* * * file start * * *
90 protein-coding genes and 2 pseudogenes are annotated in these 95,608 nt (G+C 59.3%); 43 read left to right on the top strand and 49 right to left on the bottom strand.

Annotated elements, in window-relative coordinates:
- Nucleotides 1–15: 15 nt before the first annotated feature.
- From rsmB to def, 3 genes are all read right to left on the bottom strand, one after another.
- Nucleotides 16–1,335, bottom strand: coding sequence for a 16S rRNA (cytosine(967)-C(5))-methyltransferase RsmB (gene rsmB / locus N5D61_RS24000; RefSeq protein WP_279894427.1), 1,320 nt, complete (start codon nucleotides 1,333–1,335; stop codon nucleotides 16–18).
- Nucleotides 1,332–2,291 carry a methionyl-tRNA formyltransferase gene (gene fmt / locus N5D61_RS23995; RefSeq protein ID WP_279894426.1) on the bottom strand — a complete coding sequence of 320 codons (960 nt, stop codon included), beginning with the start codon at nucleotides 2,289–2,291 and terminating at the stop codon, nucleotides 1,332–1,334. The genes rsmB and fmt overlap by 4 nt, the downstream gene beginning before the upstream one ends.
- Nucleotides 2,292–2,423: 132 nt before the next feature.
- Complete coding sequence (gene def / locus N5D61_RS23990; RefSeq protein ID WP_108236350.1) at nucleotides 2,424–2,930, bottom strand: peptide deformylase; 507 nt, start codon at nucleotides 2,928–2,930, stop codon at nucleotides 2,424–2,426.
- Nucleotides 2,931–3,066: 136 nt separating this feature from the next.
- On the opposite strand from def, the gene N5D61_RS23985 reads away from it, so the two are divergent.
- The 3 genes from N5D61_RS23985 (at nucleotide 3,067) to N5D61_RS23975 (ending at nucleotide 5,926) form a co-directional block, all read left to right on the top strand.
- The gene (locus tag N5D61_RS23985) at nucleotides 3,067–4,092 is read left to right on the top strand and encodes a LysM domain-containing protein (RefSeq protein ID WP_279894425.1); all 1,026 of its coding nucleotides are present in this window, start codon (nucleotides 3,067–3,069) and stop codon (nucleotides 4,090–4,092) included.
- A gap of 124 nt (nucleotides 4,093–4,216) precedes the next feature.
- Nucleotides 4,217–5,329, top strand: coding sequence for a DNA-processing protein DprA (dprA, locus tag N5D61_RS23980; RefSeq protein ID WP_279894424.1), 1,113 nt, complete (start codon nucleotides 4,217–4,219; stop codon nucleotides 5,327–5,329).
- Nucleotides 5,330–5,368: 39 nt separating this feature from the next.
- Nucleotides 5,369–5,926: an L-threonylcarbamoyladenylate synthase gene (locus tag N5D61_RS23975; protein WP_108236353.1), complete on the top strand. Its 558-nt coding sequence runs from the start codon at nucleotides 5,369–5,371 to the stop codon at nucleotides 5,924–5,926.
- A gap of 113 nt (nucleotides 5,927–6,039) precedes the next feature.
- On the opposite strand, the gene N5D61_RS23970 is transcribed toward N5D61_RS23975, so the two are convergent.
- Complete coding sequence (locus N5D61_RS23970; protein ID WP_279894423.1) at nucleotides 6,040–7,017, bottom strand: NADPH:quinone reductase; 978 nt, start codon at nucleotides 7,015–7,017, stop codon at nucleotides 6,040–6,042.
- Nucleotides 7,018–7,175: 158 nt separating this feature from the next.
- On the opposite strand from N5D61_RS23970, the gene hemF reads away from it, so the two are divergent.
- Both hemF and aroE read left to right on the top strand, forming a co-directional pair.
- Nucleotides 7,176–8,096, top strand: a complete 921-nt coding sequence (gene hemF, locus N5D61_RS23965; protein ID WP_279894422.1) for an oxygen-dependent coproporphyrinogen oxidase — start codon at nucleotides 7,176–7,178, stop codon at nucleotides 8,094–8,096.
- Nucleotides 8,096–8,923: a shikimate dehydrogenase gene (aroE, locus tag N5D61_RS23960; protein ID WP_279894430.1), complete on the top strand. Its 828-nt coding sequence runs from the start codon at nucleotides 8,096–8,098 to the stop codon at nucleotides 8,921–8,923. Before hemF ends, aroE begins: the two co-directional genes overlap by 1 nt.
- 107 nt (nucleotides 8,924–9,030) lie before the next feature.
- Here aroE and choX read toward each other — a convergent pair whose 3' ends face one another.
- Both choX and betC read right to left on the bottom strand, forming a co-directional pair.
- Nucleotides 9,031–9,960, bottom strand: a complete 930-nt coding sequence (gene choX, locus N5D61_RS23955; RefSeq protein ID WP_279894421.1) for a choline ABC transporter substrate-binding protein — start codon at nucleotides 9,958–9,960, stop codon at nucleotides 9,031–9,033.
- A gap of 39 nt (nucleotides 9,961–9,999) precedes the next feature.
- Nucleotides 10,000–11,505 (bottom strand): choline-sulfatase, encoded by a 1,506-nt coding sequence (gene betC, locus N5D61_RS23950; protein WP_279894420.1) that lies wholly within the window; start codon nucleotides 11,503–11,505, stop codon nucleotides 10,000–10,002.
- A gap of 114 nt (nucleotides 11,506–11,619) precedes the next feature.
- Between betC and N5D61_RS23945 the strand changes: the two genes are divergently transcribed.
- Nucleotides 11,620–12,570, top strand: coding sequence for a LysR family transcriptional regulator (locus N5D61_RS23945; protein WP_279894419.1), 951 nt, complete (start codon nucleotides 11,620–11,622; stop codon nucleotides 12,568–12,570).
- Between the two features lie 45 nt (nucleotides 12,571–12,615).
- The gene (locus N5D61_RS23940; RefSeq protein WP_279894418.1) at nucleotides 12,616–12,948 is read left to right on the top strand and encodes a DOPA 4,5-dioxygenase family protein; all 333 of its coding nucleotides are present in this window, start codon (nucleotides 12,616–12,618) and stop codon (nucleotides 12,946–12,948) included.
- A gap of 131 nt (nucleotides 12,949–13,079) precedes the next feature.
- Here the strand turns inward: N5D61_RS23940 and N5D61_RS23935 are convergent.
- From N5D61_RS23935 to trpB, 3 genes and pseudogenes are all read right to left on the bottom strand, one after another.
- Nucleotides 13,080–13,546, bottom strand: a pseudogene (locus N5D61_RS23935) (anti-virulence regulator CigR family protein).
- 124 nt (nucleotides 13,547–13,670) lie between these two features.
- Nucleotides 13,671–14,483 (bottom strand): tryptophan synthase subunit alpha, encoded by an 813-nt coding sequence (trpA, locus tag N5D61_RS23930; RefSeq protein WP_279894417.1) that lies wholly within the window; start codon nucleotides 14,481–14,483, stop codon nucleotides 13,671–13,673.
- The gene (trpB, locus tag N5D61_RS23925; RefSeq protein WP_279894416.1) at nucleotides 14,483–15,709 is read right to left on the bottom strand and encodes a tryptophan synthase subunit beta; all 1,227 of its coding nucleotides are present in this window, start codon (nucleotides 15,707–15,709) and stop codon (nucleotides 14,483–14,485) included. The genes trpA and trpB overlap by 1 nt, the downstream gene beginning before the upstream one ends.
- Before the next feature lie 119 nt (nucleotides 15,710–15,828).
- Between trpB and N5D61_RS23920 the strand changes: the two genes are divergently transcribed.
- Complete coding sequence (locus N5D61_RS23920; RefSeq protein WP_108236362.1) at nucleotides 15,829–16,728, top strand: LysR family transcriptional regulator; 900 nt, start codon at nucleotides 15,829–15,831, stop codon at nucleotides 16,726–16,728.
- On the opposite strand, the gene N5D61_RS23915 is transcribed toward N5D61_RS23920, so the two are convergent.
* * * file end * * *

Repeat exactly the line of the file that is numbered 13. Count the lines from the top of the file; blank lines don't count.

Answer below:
- A gap of 124 nt (nucleotides 4,093–4,216) precedes the next feature.